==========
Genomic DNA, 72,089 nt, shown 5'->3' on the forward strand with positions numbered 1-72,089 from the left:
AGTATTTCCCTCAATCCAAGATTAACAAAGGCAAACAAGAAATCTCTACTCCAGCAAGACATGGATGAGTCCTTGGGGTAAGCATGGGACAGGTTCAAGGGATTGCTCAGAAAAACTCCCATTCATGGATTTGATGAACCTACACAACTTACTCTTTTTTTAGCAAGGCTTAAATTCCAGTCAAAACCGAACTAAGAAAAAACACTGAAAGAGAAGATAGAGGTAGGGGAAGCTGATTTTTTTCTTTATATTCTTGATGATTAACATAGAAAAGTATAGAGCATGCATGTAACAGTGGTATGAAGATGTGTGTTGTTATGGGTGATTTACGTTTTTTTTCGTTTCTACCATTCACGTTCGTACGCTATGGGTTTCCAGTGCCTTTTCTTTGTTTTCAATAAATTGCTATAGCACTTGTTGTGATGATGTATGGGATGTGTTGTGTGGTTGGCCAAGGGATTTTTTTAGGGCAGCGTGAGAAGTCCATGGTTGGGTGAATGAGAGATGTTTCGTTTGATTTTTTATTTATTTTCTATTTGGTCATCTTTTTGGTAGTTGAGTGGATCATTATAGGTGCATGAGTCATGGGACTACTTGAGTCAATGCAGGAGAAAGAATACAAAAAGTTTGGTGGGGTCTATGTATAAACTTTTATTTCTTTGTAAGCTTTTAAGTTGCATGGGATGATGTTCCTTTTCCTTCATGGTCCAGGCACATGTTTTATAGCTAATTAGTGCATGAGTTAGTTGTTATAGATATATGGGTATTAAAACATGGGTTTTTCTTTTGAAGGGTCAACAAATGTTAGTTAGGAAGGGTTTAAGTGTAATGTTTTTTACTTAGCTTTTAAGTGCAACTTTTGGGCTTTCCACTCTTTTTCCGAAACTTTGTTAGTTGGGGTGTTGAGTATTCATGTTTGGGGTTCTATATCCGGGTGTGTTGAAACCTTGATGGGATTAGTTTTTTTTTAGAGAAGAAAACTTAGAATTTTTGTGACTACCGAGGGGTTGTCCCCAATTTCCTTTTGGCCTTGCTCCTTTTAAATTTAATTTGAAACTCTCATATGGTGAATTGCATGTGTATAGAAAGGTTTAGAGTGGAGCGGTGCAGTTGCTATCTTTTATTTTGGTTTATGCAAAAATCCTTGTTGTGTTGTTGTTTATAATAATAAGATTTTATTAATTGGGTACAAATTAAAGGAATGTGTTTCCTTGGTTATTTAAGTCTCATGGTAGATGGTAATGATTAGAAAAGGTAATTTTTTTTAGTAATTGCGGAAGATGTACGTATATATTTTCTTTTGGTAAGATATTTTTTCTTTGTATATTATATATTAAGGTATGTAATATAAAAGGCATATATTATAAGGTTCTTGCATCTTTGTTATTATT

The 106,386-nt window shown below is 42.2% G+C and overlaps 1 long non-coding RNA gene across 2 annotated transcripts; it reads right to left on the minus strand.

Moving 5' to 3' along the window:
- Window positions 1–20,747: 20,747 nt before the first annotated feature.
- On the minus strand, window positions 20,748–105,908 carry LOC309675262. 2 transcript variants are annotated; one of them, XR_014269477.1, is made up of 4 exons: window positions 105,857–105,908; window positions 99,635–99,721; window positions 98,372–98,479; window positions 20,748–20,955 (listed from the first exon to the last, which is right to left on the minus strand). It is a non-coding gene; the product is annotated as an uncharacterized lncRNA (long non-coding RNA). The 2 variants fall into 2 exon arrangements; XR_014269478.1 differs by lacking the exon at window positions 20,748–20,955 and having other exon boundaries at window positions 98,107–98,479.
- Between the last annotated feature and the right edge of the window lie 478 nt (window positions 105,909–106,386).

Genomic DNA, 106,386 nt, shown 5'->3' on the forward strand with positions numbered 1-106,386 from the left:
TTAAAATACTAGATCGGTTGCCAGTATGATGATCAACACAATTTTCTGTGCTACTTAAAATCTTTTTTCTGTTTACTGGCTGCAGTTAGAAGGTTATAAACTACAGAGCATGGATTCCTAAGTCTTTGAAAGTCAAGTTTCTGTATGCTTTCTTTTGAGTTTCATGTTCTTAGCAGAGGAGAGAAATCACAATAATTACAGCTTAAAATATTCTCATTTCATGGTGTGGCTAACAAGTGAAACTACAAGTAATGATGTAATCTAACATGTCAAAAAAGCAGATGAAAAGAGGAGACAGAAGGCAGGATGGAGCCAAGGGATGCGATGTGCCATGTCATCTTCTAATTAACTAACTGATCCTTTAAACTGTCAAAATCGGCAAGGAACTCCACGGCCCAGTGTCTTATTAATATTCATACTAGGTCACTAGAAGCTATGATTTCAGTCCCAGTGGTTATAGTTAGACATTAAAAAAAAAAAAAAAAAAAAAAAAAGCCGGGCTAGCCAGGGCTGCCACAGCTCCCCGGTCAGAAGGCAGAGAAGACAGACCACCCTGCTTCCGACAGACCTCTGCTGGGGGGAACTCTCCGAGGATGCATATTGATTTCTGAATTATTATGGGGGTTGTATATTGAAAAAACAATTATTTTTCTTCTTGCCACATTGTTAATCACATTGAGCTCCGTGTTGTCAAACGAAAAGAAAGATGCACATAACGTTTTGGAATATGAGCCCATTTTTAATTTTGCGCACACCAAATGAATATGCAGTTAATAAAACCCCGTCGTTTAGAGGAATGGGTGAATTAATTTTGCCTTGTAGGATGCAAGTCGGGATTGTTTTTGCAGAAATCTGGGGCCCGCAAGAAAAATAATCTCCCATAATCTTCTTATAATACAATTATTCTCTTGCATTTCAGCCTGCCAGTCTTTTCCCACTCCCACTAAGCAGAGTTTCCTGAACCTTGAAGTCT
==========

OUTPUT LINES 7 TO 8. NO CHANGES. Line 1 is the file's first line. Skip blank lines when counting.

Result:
- Between the last annotated feature and the right edge of the window lie 478 nt (window positions 105,909–106,386).

Genomic DNA, 106,386 nt, shown 5'->3' on the forward strand with positions numbered 1-106,386 from the left: